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Medical Expert - Gary G. Schwartz, PhD, MPH., PhD.

Area of Expertise: Cancer - Prostate
Media Contact: Marguerite Beck
Media Office: 336-716-2415 Media Mobile: 336-480-8599
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Gary G. Schwartz, PhD, MPH., PhD.

Associate Professor, Cancer Biology

Schwartz' principal research interest involves epidemiologic and translational studies (studies of screening and therapeutic trials) concerning the roles of vitamin D and other calciotrophic hormones in the natural history of prostate cancer. His other interests include the investigation of cancers of unknown etiology, e.g., testicular and pancreatic cancer. Schwartz' research has led to new understanding of the roles of calcium and vitamin D in the etiology of prostate cancer. His recent research has shown that some elevations in prostate-specific antigen (PSA) levels in men may be caused by a hormone normally occurring in the body (parathyroid hormone) and thus are not necessarily a predictor of the need for prostate biopsy. In 1990, Schwartz first proposed a link between vitamin D deficiency and prostate cancer when he noticed that the people most likely to die from prostate cancer were African Americans, followed by Scandinavians. People living in northern latitudes, where the angle of the sun is insufficient to generate vitamin D through the skin, are commonly vitamin D deficient, as are blacks. He is the author or co-author of more than 80 journal articles and book chapters and holds two patents on methods for screening for risk of pancreatic cancer and for predicting the risk of fatal prostate cancer. Dr. Schwartz has research support from the NCI, American Cancer Society, Lance Armstrong Foundation and other sources.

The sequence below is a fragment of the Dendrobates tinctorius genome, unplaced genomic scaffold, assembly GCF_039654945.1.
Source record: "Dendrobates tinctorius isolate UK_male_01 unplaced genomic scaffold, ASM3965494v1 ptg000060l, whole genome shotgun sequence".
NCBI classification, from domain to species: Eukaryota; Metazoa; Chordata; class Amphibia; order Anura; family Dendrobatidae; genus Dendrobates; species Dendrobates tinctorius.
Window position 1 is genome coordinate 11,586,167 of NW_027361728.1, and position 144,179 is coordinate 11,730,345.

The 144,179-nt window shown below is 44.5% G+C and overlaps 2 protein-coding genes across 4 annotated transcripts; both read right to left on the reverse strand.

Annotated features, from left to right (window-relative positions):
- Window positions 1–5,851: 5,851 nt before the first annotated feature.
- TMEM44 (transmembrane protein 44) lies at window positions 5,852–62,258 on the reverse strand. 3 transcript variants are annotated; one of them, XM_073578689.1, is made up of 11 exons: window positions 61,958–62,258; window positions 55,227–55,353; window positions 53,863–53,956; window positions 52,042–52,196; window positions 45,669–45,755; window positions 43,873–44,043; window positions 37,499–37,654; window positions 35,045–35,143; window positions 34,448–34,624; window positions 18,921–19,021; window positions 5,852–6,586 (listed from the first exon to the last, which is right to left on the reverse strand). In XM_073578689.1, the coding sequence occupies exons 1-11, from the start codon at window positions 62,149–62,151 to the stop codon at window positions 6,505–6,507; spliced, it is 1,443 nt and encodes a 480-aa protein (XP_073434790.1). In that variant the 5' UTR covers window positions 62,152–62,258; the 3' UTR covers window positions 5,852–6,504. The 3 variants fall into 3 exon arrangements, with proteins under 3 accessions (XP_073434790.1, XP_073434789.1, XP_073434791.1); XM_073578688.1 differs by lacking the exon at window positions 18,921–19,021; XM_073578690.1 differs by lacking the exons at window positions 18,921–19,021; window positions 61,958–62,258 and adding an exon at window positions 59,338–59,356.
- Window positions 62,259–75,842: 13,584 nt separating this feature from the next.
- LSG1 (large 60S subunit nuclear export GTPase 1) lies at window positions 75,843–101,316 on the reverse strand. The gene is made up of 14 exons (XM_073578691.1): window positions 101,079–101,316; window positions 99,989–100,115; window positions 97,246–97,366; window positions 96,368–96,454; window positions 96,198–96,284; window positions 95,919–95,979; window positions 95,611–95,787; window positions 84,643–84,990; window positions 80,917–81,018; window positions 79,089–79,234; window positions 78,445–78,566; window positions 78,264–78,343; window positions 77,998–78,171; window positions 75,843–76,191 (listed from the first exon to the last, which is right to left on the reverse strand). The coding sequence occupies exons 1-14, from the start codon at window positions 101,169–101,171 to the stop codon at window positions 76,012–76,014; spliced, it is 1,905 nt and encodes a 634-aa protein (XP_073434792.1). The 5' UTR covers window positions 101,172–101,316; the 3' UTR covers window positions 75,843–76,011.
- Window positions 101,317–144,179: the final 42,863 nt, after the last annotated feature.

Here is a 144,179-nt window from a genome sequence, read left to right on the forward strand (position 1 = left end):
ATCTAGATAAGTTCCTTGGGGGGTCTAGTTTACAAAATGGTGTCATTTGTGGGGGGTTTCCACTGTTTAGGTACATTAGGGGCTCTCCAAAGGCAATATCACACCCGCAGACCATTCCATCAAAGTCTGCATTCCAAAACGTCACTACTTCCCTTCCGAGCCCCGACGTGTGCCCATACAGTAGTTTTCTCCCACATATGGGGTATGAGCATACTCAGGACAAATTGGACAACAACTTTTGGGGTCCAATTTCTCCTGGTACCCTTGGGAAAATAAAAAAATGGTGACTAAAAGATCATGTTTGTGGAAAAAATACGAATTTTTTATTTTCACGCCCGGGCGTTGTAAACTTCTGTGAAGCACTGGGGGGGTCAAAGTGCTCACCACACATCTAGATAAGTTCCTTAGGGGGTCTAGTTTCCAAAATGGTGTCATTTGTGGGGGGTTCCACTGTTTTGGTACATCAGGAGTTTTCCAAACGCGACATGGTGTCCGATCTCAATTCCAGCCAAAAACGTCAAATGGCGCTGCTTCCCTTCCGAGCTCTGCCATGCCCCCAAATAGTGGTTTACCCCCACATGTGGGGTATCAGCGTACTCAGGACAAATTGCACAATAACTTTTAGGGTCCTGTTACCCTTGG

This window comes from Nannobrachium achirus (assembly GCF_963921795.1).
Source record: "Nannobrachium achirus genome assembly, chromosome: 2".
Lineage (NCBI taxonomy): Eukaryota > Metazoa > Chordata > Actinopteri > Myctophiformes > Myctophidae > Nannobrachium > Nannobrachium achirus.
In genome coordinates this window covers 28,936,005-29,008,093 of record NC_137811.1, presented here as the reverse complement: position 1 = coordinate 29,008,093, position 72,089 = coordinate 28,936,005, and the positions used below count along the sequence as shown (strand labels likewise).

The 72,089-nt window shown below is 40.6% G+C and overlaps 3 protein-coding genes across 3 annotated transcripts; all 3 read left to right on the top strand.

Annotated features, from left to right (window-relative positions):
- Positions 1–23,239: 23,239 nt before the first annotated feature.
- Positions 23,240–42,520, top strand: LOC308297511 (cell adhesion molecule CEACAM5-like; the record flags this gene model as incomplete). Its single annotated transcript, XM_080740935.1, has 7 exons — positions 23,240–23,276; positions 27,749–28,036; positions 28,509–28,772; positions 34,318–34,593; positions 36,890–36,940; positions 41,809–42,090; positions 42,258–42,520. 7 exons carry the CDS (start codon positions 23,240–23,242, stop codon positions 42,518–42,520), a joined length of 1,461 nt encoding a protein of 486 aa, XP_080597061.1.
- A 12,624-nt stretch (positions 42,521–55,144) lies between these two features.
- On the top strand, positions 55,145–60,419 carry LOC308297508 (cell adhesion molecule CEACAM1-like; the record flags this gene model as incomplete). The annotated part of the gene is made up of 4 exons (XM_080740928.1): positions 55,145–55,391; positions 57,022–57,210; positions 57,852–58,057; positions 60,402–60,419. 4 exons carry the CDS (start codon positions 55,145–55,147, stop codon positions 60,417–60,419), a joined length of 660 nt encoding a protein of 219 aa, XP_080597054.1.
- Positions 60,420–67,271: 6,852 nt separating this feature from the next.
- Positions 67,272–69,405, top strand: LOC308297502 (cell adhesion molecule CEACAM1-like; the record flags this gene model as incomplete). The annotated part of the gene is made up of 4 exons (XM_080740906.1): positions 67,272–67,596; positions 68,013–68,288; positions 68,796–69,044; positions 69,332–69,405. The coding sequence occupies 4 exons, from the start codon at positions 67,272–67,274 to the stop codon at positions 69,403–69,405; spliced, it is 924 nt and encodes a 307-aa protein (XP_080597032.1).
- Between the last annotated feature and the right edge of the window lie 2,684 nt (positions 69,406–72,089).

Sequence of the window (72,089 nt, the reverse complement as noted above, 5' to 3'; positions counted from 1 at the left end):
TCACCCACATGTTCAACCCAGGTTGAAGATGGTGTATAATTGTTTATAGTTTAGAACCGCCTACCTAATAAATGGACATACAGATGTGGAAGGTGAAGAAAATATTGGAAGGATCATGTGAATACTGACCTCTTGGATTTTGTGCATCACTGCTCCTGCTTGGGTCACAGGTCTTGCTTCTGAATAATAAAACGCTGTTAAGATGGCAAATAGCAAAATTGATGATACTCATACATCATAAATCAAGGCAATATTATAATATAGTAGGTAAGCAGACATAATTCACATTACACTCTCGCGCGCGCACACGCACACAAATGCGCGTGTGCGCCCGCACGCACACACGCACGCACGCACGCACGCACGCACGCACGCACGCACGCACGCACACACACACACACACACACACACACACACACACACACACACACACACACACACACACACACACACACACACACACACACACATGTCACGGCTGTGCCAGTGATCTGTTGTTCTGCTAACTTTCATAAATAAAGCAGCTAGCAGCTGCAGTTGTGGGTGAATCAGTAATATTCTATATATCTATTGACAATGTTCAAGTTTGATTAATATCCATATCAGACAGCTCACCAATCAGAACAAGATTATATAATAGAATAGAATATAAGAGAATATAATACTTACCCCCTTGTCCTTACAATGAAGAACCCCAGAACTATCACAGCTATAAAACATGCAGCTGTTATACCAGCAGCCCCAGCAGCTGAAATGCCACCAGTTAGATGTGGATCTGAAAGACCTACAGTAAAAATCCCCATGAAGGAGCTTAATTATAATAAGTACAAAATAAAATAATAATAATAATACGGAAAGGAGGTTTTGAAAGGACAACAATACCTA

metabolism, human, adult, translational research, cancer/oncogenesis, clinical trials, reproductive system, epidemiology/prevention, endocrine system


Calcium Supplements May Not Prevent Bone Loss in Women with Breast Cancer

New research from Wake Forest Baptist Medical Center finds that the recommended daily doses of calcium and vitamin D supplements may not prevent loss of bone mineral density (BMD) in women undergoing breast cancer treatment.


Study Questions Value of Calcium and Vitamin D Supplements

Prescribing calcium and vitamin D supplements for men at risk of bone loss from hormonal treatment for prostate cancer may increase the risk of cardiovascular disease and aggressive prostate cancer.

Study Shows High Blood Calcium Levels May Indicate Ovarian Cancer
A new study from Wake Forest Baptist Medical Center is the first to report that high blood calcium levels might predict ovarian cancer.

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